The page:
Introduction Information technology was one of the greatest influences on police practices. Manning (1992) described some of the changes in policing that evolved from the telegraph in the nineteenth century to the use of two-way radios, computer-aided dispatch, and mobile display terminals (MDTs) in patrol cars during the twentieth century. For example, he noted that the two-way radio and the automobile increased the capacity of urban police to allocate resources and respond to citizens' calls. A more recent innovation was the MDT that facilitated computerized dispatch; access to state, local, and federal crime information databases; report writing; and electronic submission of reports from the field to the station. This technology reduced time spent at the station writing reports and accessing crime information databases, and increased police presence in the community. Chan (2001) addressed the question of whether or not information technology made any difference to policing. She noted that although the potential benefits of the application of computers to police work were well recognized, there were very few empirical studies on the impact of information technology on policing. For the most part, studies on this topic had been correlational, expected gains in police efficiency and performance were not realized, and the impact on the social organization of policing was overlooked. For example, Nunn (2001) questioned the efficiency of computerization with his finding that highly computerized cities reported larger shares of employees in technical positions, spent more money per capita, and reported fewer officers per capita. Nunn and Quinet (2002) supported this finding. They reported few performance differences between community policing officers who did and did not use cellular digital packet data systems. Performance was operationalized in their study as observational data, investigative inquiries, officer productivity reports, and quarterly performance evaluations. Consideration of the impact of technology on the social organization of policing might explain the lack of expected efficiency and performance gains. Manning (1992) claimed that information technology was constrained by the traditional structure of policing and by the traditional role of officers. For example, MDTs that facilitated computerized dispatch, accessing crime information databases, report writing, and electronic submission of reports from the field challenged traditional roles of officers. Officers using the MDTs were expected to limit their time at the station because they no longer required access to computers located there. Patrol officers might be reluctant to accept new technology if it disrupted established patterns of social organization. Less time spent at the station would limit the amount of time that patrol officers could spend engaged in social interaction with other officers and members of the command staff. The importance of technology acceptance was documented in previous research. For example, Smith, Caputi, and Rawstone (2000) found that the impact of technology was dependent upon the extent to which employees accepted the technology. In fact, Smith et al. (2000) suggested that understanding why people accepted or rejected computers had proven to be one of the most important issues in information systems research. As important as technology acceptance might be, the factors that affected police officer acceptance of computer technology were not documented. The purpose of the study was to develop a basic theoretical model that would explain why patrol officers embraced or rejected the technology. Patrol officers' acceptance of MDTs that facilitated computerized dispatch, access to crime information databases, and report writing was measured. The technology acceptance model The Technology Acceptance Model (TAM) developed by Davis (1989) was intended to identify the factors that facilitated the integration of information technology into business. It was the most widely used model for identifying the factors that contributed to user acceptance of technology. The TAM addressed why users accepted or rejected computer technology. The model was an adaptation of the theory of reasoned action proposed by Fishbein and Ajzen (1975) and Ajzen and Fishbein (1980). Two dimensions formed the basis for the theory underlying the TAM-perceptions of usefulness and perceptions of ease of use of technology. Research demonstrated that such beliefs about technology led users to (1) form positive attitudes toward technology; (2) develop intentions to use the technology; and (3) use the technology (see, for example, Karahanna & Straub, 1999). In a critical review of the TAM, Legris, Ingham, and Collerette (2003) conducted a meta-analysis and concluded that the model explained about 40 percent of the variance in computer use. Although some researchers urged modification of the TAM to include other components to explain more than 40 percent of system use, Legris et al. (2003) suggested that it had proven to be a useful theoretical model. Measuring computer acceptance A common method for examining user acceptance of technology was the questionnaire composed of multiple scales that measured a particular attitude dimension. Validation studies were conducted for instruments measuring attitudes toward computers among those in a variety of occupations including physicians and lawyers (see, for example, Zolton-Ford & Chapanis, 1982). Although it was possible to use instruments developed for other professions to measure police officers' attitudes toward computers, this approach might not be appropriate. For example, Cork, Detmer, and Friedman (1998) noted that the extent to which members of different occupational groups shared a similar structure of attitudes and beliefs was not known. Furthermore, they suggested that attitudes about computers were shown to differ among professionals. According to these researchers, instruments developed for one type of professional (e.g., physicians) might not address the unique training, roles, activities, and responsibilities of members of other professions (e.g., police officers). In the health care industry, for example, there was considerable attention devoted to identifying factors affecting physicians' acceptance and use of computers. Chau and Hu (2002) suggested it was important to develop methods for understanding and accurately measuring attributes of physicians that might predict their acceptance of computer systems. Cork et al. (1998) found that responses to technology were influenced by computer knowledge, computer use, optimism, and demand attributes. In many instances, the survey items that comprised each factor were specific to medical tasks and would not be applicable to other professions (e.g., law enforcement). This incongruence established the practical relevance of studying occupation-specific attitudes toward the computer and developing unique instruments for their measurement (Cork et al., 1998). The TAM was a moderately robust model, and its applicability to law enforcement was examined in this study. The study was intended to develop a basic theoretical model that would explain why patrol officers embraced or rejected technology. Items that represented computer acceptance were developed in a focus group with police officers, and subject matter experts (SMEs) provided evidence of content validity. Construct factorial validity of the factor structure was assessed using exploratory and confirmatory factor analyses conducted on data that were collected from a larger study that considered the effects of computer technology on community policing.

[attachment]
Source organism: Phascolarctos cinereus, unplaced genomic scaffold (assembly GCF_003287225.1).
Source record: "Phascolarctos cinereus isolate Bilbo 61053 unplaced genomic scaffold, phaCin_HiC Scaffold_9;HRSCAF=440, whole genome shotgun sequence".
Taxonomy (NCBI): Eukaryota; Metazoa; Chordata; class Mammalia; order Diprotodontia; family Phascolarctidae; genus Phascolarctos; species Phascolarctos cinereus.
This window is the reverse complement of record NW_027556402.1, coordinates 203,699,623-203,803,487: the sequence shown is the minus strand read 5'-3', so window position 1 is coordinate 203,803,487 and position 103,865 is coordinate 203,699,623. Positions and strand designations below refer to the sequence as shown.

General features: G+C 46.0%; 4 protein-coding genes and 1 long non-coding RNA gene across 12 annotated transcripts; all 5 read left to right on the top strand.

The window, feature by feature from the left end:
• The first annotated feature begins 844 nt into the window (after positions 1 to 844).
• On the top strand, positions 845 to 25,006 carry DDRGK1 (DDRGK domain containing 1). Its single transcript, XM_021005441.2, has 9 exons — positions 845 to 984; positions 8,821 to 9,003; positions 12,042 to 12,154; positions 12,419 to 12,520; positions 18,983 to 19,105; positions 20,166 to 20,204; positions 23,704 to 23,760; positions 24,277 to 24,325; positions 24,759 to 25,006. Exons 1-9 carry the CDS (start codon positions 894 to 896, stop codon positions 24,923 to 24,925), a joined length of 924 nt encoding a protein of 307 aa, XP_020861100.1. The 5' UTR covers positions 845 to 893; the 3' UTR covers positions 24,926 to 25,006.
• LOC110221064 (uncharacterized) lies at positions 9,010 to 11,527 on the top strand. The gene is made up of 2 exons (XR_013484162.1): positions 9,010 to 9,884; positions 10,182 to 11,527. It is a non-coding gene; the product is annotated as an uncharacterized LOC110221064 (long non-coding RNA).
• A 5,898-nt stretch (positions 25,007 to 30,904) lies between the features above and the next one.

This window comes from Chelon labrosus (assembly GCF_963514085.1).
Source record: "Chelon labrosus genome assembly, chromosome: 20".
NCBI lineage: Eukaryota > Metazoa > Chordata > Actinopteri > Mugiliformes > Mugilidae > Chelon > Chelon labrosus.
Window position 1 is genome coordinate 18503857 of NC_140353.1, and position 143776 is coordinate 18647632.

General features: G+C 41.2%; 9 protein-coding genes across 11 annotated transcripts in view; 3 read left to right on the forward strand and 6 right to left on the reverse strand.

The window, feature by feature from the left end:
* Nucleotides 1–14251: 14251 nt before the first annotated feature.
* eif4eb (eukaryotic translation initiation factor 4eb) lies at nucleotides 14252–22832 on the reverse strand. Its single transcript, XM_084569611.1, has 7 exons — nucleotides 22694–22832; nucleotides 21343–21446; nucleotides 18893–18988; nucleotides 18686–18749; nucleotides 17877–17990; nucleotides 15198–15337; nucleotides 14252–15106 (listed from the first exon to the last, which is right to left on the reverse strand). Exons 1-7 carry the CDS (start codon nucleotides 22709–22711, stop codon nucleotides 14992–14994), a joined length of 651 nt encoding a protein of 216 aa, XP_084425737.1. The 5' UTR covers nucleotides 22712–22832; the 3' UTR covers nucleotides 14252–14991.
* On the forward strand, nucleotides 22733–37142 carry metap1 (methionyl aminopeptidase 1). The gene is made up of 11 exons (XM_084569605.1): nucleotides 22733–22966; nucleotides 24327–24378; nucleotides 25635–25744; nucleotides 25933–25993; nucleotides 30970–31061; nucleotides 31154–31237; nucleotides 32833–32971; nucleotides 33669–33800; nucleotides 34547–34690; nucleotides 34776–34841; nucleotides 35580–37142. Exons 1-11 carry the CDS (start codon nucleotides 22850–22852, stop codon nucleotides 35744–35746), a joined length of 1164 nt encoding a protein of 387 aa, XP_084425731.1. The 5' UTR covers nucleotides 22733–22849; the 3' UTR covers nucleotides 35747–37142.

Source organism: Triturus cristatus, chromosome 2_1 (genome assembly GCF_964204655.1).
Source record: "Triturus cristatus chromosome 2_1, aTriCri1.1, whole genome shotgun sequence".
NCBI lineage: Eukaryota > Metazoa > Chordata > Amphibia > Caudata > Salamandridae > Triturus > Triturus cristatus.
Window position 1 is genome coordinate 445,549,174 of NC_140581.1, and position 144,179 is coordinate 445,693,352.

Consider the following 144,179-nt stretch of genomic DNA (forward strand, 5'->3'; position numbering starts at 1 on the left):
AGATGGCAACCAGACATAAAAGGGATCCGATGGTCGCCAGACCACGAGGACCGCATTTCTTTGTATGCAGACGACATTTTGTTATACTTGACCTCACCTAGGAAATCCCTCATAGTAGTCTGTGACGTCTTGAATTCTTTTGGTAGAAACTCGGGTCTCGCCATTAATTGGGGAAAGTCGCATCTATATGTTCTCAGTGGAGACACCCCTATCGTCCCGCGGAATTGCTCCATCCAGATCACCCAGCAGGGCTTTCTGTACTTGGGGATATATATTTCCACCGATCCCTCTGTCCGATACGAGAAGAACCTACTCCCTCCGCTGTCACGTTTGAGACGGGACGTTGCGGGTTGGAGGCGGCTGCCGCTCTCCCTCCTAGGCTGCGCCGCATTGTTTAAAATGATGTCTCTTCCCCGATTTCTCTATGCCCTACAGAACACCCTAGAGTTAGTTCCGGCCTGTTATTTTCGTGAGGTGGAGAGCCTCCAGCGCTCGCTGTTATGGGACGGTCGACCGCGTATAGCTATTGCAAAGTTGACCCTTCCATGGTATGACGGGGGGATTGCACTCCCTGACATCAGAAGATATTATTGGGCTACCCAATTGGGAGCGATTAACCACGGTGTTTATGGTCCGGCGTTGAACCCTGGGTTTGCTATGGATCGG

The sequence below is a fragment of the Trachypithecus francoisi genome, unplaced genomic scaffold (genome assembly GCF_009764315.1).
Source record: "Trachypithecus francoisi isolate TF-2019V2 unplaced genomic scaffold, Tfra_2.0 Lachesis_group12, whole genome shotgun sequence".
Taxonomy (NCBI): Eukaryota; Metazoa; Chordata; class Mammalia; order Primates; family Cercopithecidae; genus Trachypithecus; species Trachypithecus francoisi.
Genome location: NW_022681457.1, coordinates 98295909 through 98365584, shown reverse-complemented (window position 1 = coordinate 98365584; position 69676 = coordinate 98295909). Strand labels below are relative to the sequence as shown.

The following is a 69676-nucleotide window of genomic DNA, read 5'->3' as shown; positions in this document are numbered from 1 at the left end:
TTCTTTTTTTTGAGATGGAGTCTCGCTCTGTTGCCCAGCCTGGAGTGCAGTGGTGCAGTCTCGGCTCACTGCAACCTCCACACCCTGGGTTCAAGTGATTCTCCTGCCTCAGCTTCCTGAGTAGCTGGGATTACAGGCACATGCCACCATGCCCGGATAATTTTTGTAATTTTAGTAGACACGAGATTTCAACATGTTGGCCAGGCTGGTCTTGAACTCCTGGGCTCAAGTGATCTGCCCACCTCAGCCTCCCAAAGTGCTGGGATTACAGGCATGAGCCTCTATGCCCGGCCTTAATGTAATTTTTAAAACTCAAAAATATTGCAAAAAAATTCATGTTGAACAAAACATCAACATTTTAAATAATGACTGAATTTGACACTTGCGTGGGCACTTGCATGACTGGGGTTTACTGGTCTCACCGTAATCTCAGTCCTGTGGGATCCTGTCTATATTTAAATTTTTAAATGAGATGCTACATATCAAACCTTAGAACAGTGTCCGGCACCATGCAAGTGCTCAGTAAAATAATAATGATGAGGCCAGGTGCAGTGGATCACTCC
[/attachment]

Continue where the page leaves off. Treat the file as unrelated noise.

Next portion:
نتیجه گیری انگلیسی
Results Descriptive statistics The means, standard deviations, and intercorrelations computed for all items are presented in Table 2. A five-point Likert scale was used to measure the officers' responses with “1” indicating strongly agree and “5” indicating strongly disagree. All correlations among the items were significant (p<.01). Table 2. Correlation matrix, means, and standard deviations for all items Item M SD N 1 2 3 4 5 6 7 8 9 10 11 12 1 2.74 1.02 340 1.00 2 1.96 .97 340 .57* 1.00 3 2.09 .91 340 .52* .76* 1.00 4 2.19 .96 340 .52* .69* .82* 1.00 5 2.58 1.04 340 .54* .65* .71* .73* 1.00 6 2.42 1.01 340 .49* .49* .53* .47* .53* 1.00 7 2.38 1.01 340 .47* .58* .63* .64* .65* .65* 1.00 8 2.78 1.11 340 .47* .55* .55* .54* .57* .42* .55* 1.00 9 2.34 .98 340 .55* .66* .67* .64* .61* .50* .59* .71* 1.00 10 3.39 1.13 340 .44* .36* .40* .36* .43* .37* .32* .44* .44* 1.00 11 3.18 1.13 340 .52* .47* .52* .51* .56* .50* .49* .64* .60* .63* 1.00 12 3.59 1.14 340 .32* .24* .27* .25* .30* .34* .16* .30* .29* .47* .44* 1.00 * Denotes p<.01. Table options Model evaluation The results of the factor analyses are presented in Table 3. CFA was used to fit the two-factor TAM to the data. The CFA produced fit indices for the two-factor model that indicated a poor fit between the two hypothesized dimensions of the technology acceptance model and the data. None of the fit statistics computed for the two-factor models reached an acceptable value. To identify a model that presented a good fit to the data, an EFA was conducted. The EFA produced global fit indices that indicated a relatively good fit of a four-factor model to the data. The RMSEA (.06), the test of close fit (.04), and the test of not close fit (.09) all indicated that the four-factor model moderately fit the data. Furthermore, the ECVI (.49) suggested that the model demonstrated an acceptable level of expected cross-validation. Table 3. Factor analyses of the technology acceptance survey for police Model Alpha Mean SD No. Items RMSEA Lower bound Upper bound ECVI Two-factor model (CFA) .11 .09 .12 .80 Usefulness .91 11.58 4.25 5 Ease of use .85 20.02 5.36 7 Four-factor model (EFA) .06 .04 .09 .49 Information quality .92 8.83 3.47 4 Timeliness .83 5.11 1.93 2 Ease of use .78 4.80 1.83 2 Usefulness .77 12.89 3.43 4 Table options Parameter estimates The estimated factor loadings, eigenvalues, and common variance of each factor are presented in Table 4. Items were retained on a given factor by inspecting the confidence intervals of the factor loadings (Brock & Sulsky, 1994). An item was retained on a given factor if the confidence interval for the respective factor loading did not contain the value of zero. An analysis of the factor loadings suggested four factors labeled as ease of use, information quality, timeliness, and usefulness. The factor intercorrelations produced in Table 5 suggested moderate relationships among the dimensions of technology acceptance. Table 4. Factor structure of the four-factor model Item Factor loadings Information quality Timeliness Ease of use Usefulness 2. provide information you need when you respond to calls for service .59 .20 .11 .04 3. provide accurate information .77 .06 .11 .09 4. provide up-to-date information .79 .09 .04 .07 5. provide you with the exact information you need .52 .18 .14 .15 8. provide you with information quickly −.05 .88 .01 .06 9. help you respond to calls for service in a timely manner .25 .56 .10 .08 6. are easy to use −.05 −.03 1.03 .02 7. provide you with information that is easily understood .30 .29 .43 −.11 1. are flexible .26 .15 .19 .27 10. help you submit reports in a timely manner .04 .03 .00 .77 11. are dependable .01 .36 .10 .52 12. are easy to use in restaurants, coffee shops, etc. −.03 −.07 .12 .59 Eigenvalues 2.06 1.42 1.36 1.35 % common variance 33.36 22.88 21.92 21.85 Table options Table 5. Four-factor model correlation matrix Correlation Factor 1 2 3 4 Information quality 1.0 Timeliness .61 1.0 Ease of use .50 .50 1.0 Usefulness .36 .54 .44 1.0 Note: CEFA does not provide significance information. Table options Psychometric properties Reliability estimates for the four-factor model ranged from .77 to .92. These values indicated acceptable internal consistency reliability when compared to the minimum integrity of .70 suggested by Nunnally and Bernstein (1994).